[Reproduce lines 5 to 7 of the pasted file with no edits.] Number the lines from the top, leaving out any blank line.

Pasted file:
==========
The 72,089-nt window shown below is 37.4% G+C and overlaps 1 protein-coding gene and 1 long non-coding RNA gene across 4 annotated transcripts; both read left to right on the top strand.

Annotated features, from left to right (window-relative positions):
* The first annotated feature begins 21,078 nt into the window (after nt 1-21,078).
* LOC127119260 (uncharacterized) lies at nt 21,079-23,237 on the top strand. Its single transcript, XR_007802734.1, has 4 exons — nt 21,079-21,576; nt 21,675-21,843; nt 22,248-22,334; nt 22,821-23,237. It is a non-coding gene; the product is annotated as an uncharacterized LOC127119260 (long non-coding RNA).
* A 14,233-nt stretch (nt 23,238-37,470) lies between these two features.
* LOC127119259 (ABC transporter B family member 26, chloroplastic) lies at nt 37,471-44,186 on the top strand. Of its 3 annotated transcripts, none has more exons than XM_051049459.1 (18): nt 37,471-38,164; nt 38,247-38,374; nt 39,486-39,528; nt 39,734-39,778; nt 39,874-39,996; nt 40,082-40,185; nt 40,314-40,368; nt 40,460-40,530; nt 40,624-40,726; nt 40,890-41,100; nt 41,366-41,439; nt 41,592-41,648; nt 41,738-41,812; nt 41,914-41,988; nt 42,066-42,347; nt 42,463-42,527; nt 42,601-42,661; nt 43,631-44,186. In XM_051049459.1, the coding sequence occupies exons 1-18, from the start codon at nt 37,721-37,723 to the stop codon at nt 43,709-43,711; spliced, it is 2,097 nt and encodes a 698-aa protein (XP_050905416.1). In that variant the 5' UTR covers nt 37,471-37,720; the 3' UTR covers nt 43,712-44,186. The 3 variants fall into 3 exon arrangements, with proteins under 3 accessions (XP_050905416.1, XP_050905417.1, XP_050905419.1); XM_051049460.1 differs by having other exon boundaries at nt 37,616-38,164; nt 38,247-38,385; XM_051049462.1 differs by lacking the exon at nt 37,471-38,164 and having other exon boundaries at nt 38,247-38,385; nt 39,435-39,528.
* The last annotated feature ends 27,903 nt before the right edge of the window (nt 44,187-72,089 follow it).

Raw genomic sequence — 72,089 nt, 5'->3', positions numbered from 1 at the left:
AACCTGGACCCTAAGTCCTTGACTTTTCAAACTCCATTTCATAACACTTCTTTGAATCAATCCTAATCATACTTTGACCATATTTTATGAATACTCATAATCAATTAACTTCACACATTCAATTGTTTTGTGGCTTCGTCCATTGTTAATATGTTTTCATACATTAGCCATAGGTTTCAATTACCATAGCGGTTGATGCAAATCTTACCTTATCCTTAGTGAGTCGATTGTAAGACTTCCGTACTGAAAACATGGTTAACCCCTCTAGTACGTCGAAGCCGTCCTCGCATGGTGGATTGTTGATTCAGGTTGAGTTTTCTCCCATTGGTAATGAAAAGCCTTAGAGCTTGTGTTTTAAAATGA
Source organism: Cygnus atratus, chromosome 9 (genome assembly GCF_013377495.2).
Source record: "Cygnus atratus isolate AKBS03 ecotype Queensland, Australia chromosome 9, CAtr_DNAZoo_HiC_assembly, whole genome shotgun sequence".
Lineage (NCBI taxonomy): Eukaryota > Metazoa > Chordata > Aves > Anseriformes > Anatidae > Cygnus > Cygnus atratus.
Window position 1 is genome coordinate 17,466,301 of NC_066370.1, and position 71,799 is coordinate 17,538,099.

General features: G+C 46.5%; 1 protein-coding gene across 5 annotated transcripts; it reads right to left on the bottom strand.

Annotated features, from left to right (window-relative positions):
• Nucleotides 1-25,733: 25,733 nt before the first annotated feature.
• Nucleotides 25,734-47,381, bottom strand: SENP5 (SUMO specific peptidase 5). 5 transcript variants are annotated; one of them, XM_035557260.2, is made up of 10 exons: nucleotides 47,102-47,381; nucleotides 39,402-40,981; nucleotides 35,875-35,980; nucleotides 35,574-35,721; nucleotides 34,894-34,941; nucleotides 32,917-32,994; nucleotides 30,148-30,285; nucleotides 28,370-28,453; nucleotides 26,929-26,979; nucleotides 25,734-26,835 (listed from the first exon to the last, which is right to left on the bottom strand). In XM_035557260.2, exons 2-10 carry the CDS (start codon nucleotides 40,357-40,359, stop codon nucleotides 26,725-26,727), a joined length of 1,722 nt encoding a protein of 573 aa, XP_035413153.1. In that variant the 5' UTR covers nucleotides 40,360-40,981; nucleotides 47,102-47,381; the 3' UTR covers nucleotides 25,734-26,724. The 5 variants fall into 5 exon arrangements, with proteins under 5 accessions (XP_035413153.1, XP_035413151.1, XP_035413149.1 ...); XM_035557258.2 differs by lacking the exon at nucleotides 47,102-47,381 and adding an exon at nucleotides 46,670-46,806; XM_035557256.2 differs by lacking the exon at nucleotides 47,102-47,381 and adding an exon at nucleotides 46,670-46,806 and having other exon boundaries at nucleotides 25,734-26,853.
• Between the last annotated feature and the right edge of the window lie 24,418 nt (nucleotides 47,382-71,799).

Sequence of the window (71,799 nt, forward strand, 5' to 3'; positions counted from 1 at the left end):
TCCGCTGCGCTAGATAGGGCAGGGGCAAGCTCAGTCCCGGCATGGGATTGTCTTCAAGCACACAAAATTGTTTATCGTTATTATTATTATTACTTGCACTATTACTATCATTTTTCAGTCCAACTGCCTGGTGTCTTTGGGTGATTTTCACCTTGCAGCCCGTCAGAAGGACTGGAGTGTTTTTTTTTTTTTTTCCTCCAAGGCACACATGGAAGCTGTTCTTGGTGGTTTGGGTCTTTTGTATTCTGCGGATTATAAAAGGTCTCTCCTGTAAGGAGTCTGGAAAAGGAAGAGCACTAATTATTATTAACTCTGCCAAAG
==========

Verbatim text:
* A 14,233-nt stretch (nt 23,238-37,470) lies between these two features.
* LOC127119259 (ABC transporter B family member 26, chloroplastic) lies at nt 37,471-44,186 on the top strand. Of its 3 annotated transcripts, none has more exons than XM_051049459.1 (18): nt 37,471-38,164; nt 38,247-38,374; nt 39,486-39,528; nt 39,734-39,778; nt 39,874-39,996; nt 40,082-40,185; nt 40,314-40,368; nt 40,460-40,530; nt 40,624-40,726; nt 40,890-41,100; nt 41,366-41,439; nt 41,592-41,648; nt 41,738-41,812; nt 41,914-41,988; nt 42,066-42,347; nt 42,463-42,527; nt 42,601-42,661; nt 43,631-44,186. In XM_051049459.1, the coding sequence occupies exons 1-18, from the start codon at nt 37,721-37,723 to the stop codon at nt 43,709-43,711; spliced, it is 2,097 nt and encodes a 698-aa protein (XP_050905416.1). In that variant the 5' UTR covers nt 37,471-37,720; the 3' UTR covers nt 43,712-44,186. The 3 variants fall into 3 exon arrangements, with proteins under 3 accessions (XP_050905416.1, XP_050905417.1, XP_050905419.1); XM_051049460.1 differs by having other exon boundaries at nt 37,616-38,164; nt 38,247-38,385; XM_051049462.1 differs by lacking the exon at nt 37,471-38,164 and having other exon boundaries at nt 38,247-38,385; nt 39,435-39,528.
* The last annotated feature ends 27,903 nt before the right edge of the window (nt 44,187-72,089 follow it).